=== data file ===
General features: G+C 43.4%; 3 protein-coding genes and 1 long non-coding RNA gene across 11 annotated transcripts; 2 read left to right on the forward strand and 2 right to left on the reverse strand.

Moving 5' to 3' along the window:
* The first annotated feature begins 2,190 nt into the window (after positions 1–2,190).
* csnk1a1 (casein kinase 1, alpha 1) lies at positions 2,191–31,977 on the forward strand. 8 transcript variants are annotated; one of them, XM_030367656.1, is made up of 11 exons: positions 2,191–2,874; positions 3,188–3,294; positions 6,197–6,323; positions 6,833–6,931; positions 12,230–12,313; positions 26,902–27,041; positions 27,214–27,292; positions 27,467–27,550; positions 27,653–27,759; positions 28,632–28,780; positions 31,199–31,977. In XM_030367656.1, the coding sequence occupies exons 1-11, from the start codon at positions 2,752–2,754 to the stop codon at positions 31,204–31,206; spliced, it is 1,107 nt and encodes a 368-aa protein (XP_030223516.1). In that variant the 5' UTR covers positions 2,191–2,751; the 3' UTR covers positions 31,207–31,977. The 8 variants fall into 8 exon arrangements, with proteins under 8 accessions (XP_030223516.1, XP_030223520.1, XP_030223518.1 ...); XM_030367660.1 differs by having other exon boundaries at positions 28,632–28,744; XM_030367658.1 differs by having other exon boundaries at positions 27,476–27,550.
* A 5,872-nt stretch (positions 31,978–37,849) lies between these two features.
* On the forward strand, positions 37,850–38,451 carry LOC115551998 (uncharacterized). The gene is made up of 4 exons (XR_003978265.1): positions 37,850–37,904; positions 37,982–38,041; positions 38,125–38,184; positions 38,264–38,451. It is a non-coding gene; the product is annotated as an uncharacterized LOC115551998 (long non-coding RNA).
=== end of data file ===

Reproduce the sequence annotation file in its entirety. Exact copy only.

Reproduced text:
General features: G+C 43.4%; 3 protein-coding genes and 1 long non-coding RNA gene across 11 annotated transcripts; 2 read left to right on the forward strand and 2 right to left on the reverse strand.

Moving 5' to 3' along the window:
* The first annotated feature begins 2,190 nt into the window (after positions 1–2,190).
* csnk1a1 (casein kinase 1, alpha 1) lies at positions 2,191–31,977 on the forward strand. 8 transcript variants are annotated; one of them, XM_030367656.1, is made up of 11 exons: positions 2,191–2,874; positions 3,188–3,294; positions 6,197–6,323; positions 6,833–6,931; positions 12,230–12,313; positions 26,902–27,041; positions 27,214–27,292; positions 27,467–27,550; positions 27,653–27,759; positions 28,632–28,780; positions 31,199–31,977. In XM_030367656.1, the coding sequence occupies exons 1-11, from the start codon at positions 2,752–2,754 to the stop codon at positions 31,204–31,206; spliced, it is 1,107 nt and encodes a 368-aa protein (XP_030223516.1). In that variant the 5' UTR covers positions 2,191–2,751; the 3' UTR covers positions 31,207–31,977. The 8 variants fall into 8 exon arrangements, with proteins under 8 accessions (XP_030223516.1, XP_030223520.1, XP_030223518.1 ...); XM_030367660.1 differs by having other exon boundaries at positions 28,632–28,744; XM_030367658.1 differs by having other exon boundaries at positions 27,476–27,550.
* A 5,872-nt stretch (positions 31,978–37,849) lies between these two features.
* On the forward strand, positions 37,850–38,451 carry LOC115551998 (uncharacterized). The gene is made up of 4 exons (XR_003978265.1): positions 37,850–37,904; positions 37,982–38,041; positions 38,125–38,184; positions 38,264–38,451. It is a non-coding gene; the product is annotated as an uncharacterized LOC115551998 (long non-coding RNA).